Marc Aeberhard, founder of luxury Seychelles Fr-ƒ~©gate Island travel, adopts a similar approach. He says that the truly green credentials of their resort, which again are not actively marketed, are only fully demonstrated on a guest-¬™s arrival and this is where that message has its strongest impact. As with Ritz-Carlton-¬™s approach encouraging visitors to participate and learn during their holiday there is huge potential here to combine a strong sustainable tourism policy with a fantastic product and service.



What does this say for how -¬Ë-green-¬™ and ethical travel is combined into traditional travel packages? It seems customers don-¬™t want to be labelled as -¬Ë-green-¬™-" perhaps there are too many socialist connotations with the term, but this begs the question, as had been so often asked before, whether a change in language is required to stimulate a change in perception. Green washing agendas have demanded a chance in language and accountability, leaving the seminal question as whether eco travel is just the new form of travel.



The panel moderator concluded by suggesting that -¬Ë-conscience-¬™ as an attitude could replace the rhetoric of green to bring about a shift change in the way people travel and the way company-¬™s operate.



Sally Broom




Hugo Kimber of the Carbon Consultancy commented:



"The travel industry has a large "luxury" sector, in many cases selling commoditised luxury product such as resorts, a few of which are sustainable, but many of which are not . There is often a lack of understanding about what luxury is both within and outside travel. There are many who believe that there is such a thing as luxury toilet paper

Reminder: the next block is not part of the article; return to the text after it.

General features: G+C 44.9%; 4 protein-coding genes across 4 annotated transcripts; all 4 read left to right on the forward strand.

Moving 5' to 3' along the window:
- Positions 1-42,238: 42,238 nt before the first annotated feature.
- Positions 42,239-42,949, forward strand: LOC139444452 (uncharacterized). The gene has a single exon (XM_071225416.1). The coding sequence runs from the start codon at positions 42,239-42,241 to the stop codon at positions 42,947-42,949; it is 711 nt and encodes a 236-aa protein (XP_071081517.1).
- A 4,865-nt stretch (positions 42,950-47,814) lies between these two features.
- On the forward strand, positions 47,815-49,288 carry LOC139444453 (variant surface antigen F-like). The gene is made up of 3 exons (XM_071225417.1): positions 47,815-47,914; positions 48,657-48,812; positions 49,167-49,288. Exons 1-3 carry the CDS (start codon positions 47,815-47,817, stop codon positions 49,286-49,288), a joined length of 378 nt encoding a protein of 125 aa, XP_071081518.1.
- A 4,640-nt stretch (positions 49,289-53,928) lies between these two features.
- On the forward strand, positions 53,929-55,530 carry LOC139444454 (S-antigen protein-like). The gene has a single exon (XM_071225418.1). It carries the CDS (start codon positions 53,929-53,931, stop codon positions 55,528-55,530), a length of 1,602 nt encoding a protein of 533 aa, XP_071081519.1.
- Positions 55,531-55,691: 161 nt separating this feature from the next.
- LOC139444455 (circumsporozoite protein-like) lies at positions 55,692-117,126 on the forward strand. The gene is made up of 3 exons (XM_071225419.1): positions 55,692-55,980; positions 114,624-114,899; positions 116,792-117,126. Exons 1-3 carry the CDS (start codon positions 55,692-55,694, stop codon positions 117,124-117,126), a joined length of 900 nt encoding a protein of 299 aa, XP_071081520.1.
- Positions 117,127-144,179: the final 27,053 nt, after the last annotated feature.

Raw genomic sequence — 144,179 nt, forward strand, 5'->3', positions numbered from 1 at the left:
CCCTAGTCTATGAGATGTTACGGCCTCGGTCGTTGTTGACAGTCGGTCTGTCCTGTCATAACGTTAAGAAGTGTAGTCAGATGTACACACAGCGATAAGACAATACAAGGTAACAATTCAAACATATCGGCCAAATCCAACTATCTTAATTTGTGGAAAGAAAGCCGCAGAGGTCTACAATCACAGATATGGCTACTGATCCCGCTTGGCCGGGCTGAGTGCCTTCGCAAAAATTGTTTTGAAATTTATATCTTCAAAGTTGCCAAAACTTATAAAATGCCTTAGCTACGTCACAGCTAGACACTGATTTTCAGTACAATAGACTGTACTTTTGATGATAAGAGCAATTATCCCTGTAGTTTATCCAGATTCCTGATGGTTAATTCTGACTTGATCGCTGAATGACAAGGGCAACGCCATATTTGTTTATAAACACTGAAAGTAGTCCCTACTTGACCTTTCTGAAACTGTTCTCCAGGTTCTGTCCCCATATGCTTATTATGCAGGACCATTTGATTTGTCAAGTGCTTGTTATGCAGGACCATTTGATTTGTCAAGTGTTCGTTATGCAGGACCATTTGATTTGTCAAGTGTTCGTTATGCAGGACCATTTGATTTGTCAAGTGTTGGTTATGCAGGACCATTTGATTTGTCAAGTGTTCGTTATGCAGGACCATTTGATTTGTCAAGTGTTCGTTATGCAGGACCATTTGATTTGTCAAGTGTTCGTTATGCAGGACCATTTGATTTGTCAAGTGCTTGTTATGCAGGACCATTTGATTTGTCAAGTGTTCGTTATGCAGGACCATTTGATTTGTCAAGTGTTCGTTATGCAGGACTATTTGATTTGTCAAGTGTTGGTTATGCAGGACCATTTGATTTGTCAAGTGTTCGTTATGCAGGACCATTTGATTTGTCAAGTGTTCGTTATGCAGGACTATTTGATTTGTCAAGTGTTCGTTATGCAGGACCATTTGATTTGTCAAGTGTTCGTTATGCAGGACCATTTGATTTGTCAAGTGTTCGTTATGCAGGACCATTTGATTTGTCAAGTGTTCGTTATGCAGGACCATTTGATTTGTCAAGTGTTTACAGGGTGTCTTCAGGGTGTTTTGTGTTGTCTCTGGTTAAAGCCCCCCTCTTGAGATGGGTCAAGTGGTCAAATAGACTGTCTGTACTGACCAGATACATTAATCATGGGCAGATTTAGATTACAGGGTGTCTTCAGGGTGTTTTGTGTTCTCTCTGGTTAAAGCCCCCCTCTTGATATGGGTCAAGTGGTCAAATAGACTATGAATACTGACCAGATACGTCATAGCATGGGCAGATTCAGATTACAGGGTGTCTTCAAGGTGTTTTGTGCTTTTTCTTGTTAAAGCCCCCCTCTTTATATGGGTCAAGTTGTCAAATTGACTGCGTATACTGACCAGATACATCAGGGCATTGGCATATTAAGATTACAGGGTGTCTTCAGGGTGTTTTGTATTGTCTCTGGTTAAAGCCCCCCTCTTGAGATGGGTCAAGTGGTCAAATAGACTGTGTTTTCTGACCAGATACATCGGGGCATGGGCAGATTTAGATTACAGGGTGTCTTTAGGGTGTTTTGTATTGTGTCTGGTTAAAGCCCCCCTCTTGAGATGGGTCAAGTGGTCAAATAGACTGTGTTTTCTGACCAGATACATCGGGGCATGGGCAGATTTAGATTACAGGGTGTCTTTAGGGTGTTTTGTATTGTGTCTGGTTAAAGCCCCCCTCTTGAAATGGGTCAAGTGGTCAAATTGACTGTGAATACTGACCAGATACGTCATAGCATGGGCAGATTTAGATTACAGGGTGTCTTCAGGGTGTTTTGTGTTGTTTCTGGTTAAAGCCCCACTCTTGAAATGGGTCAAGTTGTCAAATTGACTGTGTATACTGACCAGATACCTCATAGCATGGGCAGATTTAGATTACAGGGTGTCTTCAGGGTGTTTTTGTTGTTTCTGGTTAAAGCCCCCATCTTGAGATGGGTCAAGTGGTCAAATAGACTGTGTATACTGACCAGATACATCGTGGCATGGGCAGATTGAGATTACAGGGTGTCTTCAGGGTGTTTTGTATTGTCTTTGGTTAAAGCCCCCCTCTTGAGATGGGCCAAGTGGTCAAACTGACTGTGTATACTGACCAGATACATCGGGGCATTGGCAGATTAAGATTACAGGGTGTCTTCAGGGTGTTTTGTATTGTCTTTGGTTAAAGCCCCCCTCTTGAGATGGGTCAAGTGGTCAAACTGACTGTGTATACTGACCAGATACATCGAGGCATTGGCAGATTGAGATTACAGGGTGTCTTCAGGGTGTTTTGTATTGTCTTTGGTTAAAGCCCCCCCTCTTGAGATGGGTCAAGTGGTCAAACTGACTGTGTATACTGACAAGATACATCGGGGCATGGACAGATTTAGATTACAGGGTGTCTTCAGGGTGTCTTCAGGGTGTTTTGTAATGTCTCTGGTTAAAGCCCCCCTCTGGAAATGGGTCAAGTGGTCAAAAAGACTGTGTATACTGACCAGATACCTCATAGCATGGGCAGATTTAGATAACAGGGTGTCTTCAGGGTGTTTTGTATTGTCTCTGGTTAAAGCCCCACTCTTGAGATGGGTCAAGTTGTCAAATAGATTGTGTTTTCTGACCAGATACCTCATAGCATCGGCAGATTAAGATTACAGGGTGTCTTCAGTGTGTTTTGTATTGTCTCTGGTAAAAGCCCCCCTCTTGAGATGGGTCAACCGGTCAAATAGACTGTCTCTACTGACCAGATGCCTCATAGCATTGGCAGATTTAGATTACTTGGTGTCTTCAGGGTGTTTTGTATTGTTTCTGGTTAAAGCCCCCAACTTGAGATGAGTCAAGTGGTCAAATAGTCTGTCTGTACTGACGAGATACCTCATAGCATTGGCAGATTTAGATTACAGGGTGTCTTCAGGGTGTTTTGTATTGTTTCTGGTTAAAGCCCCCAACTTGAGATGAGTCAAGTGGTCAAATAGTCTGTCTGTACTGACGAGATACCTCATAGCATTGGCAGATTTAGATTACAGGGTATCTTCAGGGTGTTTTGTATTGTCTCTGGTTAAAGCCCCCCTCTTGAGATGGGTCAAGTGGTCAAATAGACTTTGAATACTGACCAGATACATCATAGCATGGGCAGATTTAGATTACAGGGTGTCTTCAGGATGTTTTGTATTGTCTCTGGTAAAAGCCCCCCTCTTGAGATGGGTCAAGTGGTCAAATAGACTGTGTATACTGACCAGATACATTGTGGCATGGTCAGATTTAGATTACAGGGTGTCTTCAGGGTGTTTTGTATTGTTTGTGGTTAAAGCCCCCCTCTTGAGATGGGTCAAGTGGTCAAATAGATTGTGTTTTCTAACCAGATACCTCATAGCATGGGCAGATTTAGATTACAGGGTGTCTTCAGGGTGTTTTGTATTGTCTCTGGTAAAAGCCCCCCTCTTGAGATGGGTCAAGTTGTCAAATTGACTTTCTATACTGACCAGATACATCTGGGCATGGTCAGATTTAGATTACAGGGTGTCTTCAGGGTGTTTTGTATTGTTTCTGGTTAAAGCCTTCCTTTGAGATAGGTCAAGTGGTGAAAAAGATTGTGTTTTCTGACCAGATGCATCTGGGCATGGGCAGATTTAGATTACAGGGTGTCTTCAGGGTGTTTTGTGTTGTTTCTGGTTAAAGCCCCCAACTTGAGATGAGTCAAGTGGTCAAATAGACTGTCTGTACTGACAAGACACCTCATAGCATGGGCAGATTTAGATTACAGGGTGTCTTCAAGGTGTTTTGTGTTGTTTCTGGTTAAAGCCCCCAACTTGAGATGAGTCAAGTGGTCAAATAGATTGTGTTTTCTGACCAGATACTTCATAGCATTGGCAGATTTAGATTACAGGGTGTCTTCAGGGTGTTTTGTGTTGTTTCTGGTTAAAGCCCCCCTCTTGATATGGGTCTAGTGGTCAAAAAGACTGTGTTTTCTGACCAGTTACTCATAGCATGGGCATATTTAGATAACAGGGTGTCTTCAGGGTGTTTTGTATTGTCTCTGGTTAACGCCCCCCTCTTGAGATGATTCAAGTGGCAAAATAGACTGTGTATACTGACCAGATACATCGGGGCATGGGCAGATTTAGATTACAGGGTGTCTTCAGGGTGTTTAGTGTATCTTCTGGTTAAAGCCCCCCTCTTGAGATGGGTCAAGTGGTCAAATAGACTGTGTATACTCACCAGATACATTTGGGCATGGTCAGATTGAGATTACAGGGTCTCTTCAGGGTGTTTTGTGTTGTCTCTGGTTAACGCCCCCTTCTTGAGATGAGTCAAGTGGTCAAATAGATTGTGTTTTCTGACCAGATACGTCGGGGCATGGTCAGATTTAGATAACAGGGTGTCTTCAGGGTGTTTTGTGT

because it says so on the packaging. This belief is central to the lack of distinction between luxury and prestige or "masstige" as it is known
in the luxury industry. The luxury industry has for a while been seeing a move from outer directed luxury purchasing to inner directed
purchasing. The latter is about how a purchase resonates with the purchaser's needs for self fulfillment, not shows of wealth and it is in
this area that sustainability is most relevant. Sustainable luxury speaks to the inner directed purchaser and with its values of limited impact, reduced waste without compromise on quality, is fast becoming the new luxury. The Posh Travel Brands that are identifying green as the
new luxury may be in danger of alienating the inner directed client and missing the real opportunity to reposition and thrive in these thrifty yet increasingly sustainability focused times.

On the subject of language, "green" is not becoming the new luxury, it is a core part of sustainable luxury product. Eco-luxury as a term has been heavily used in the industry and does not resonate with luxury consumers, as eco has connotations of deprivation and low quality,
whereas sustainable does not. The choice of language we use to communicate sustainable luxury travel is important, but also what we choose to communicate. Green should not be a product attribute that is